Dana Gallup's Story

I am often asked, "Why did you choose to become a labor and employment law lawyer?" Well, for me, my passion for employment law initially came from my family.

Growing up, my father, who was a lawyer, would tell me stories about the labor movement of the early 20th century and the progress that was made through that movement, including child labor laws, payment of minimum wage and overtime, improved working conditions, safety standards and so on.

And, while I was too young to remember the Civil Rights Movement of the 1960s and 1970s, my older sister would share stories about Martin Luther King Jr., school integration, race and sex discrimination in the workplace, equal rights efforts, and the struggle of minorities and women for equal pay and to push beyond the "glass ceiling."

Influenced By Education and a Motivation to Help People

By the time I attended college at the University of Florida, I had developed a growing interest in history, particularly American history, which, of course, included learning about civil rights grounded in our Constitution and tested through the evils of slavery and again with Jim Crow laws and segregation, ultimately culminating with many of the civil rights and employment laws we have today.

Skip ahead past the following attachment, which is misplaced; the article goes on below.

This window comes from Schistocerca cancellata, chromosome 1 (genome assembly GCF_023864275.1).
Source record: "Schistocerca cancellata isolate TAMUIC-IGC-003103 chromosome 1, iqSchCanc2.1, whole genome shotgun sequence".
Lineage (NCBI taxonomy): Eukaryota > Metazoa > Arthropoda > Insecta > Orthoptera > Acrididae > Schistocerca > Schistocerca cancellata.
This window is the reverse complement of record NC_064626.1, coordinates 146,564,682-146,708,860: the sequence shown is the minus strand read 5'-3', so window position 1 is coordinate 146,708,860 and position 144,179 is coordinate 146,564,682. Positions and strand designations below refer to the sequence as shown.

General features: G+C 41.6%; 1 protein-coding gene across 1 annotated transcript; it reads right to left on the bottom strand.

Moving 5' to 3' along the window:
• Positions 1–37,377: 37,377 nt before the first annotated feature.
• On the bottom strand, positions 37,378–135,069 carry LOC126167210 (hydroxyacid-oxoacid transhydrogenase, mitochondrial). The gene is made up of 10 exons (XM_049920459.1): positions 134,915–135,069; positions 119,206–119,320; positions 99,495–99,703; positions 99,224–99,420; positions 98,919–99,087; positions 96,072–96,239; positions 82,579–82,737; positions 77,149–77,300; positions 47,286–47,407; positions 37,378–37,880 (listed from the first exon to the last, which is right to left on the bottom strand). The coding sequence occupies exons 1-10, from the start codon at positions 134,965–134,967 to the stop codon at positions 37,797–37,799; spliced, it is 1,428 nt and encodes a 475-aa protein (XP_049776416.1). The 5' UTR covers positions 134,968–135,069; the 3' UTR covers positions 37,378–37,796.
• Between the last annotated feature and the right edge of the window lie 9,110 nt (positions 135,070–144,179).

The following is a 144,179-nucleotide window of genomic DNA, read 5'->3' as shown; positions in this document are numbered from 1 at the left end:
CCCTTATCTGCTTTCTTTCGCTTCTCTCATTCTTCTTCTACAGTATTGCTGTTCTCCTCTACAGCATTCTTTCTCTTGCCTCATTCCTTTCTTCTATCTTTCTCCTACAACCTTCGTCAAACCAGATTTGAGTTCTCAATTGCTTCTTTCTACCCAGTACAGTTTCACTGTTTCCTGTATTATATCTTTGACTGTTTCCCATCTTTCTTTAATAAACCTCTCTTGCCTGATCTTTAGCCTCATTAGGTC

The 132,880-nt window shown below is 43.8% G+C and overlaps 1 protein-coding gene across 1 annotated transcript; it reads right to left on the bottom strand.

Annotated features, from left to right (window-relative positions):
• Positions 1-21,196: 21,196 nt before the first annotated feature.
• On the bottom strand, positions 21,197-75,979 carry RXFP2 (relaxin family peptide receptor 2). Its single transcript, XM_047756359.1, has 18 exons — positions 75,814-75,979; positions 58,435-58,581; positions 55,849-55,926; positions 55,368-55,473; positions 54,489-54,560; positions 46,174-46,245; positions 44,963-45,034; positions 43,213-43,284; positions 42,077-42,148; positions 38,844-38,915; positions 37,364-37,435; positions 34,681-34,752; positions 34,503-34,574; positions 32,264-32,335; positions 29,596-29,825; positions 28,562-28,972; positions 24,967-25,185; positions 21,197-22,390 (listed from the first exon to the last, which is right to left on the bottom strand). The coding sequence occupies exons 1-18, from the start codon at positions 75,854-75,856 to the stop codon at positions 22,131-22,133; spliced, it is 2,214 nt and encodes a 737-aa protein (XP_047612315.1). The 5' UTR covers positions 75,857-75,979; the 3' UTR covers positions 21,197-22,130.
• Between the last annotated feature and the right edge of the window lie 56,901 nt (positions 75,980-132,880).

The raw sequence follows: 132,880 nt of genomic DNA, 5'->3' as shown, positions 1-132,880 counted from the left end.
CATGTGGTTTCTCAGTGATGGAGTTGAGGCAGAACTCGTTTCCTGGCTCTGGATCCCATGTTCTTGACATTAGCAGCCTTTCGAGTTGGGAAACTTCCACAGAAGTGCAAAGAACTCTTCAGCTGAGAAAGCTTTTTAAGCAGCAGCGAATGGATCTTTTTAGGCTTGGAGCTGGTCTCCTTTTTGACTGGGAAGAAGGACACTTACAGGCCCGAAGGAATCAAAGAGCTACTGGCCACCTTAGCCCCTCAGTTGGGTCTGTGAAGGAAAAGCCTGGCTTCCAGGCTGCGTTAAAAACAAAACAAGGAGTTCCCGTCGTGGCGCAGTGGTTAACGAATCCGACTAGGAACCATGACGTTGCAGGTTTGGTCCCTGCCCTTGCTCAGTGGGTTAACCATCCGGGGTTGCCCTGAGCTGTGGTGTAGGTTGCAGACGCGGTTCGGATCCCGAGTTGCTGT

After obtaining my degree in history from the University of Florida, I went on to attend law school, also at the University of Florida. Not surprisingly, of all the various courses I took — from criminal law to property law to contract law, etc. — the two courses that completely captured my interest were Constitutional Law and Employment Discrimination Law.

As A Young Lawyer, I Knew Two Things

First, that many areas of law bored me to tears and, if I had to practice in those areas, I would be miserable and likely not remain a lawyer.

Second, that I wanted to handle employment law cases, whether it be representing employees who had been treated unfairly in the workplace or assisting small to medium-size businesses in complying with labor and employment laws and resolving disputes and claims made by their employees.

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